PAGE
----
What goes down must come up, and the 31 home-building executives who responded to this year’s survey have pointed out many impressive positives over last year’s study and are projecting even better results for 2014, albeit with a few additional challenges. Last year’s respondents who saw the home building glass as half-full are vindicated because 2013 brought us both increased new-home sales and higher profits, too!
The most improved areas of 2013
Our end-of-the-year home builder survey had a lot of good news, with 30 of the 31 respondents reporting increased sales (97 percent) and higher sales prices (82 percent). Most respondents were confident they could sustain and even improve their 2014 sales given their better land/lot positions (66 percent), higher profit margins (58 percent), and improved employee hiring/training (50 percent).
Although the growth rate for new-home sales was slightly softer by the end of 2013, average closings were still up an impressive 32 percent. Clearly, the most important change came from stronger pricing power, which led to higher average sales prices and provided for higher margins and net profits.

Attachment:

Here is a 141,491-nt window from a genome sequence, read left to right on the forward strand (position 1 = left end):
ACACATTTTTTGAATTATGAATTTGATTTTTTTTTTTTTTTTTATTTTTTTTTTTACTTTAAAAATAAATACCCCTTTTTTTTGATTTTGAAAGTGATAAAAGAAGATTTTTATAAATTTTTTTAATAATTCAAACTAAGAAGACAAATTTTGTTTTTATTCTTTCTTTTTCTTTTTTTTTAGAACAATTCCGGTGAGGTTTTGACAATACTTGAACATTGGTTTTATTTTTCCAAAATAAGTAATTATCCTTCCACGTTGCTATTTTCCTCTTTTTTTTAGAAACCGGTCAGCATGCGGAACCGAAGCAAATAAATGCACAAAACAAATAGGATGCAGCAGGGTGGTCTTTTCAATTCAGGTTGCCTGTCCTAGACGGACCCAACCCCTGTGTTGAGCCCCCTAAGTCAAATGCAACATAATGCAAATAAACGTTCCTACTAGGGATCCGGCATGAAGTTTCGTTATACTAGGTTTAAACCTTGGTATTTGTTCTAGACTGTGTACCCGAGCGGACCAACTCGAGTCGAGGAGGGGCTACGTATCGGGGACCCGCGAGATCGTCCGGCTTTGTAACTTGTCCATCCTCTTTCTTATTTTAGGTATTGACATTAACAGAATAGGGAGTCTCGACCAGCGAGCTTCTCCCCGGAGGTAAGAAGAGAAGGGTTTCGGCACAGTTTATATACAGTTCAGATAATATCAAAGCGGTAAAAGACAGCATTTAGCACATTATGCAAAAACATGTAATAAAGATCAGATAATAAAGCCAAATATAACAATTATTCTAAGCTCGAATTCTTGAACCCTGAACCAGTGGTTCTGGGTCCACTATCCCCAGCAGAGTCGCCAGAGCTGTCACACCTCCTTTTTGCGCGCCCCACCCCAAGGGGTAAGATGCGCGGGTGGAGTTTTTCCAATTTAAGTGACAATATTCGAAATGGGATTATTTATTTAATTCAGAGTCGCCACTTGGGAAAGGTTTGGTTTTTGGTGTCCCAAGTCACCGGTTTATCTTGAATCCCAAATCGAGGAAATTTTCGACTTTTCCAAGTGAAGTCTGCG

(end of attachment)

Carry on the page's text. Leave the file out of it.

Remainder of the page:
2013 growing pains
But along with the good news of growth returning to the new-home market, we can’t ignore the growing pains. The most significant challenge facing builders was the difficulty of finding quality-minded trade partners and internal staff, a result of the long downturn. So many home building staffers and trade people chose to change industries that there simply weren’t enough trained people to meet the increasing demand. This serious issue is reflected in four of the top five reported challenges in 2013: longer cycle times (59 percent), trade contractor shortages (45 percent), decreased customer satisfaction (39 percent), and back-office processing/staff capacity (30 percent). The remaining challenge was finding lots and land to continue to feed the machine (33 percent).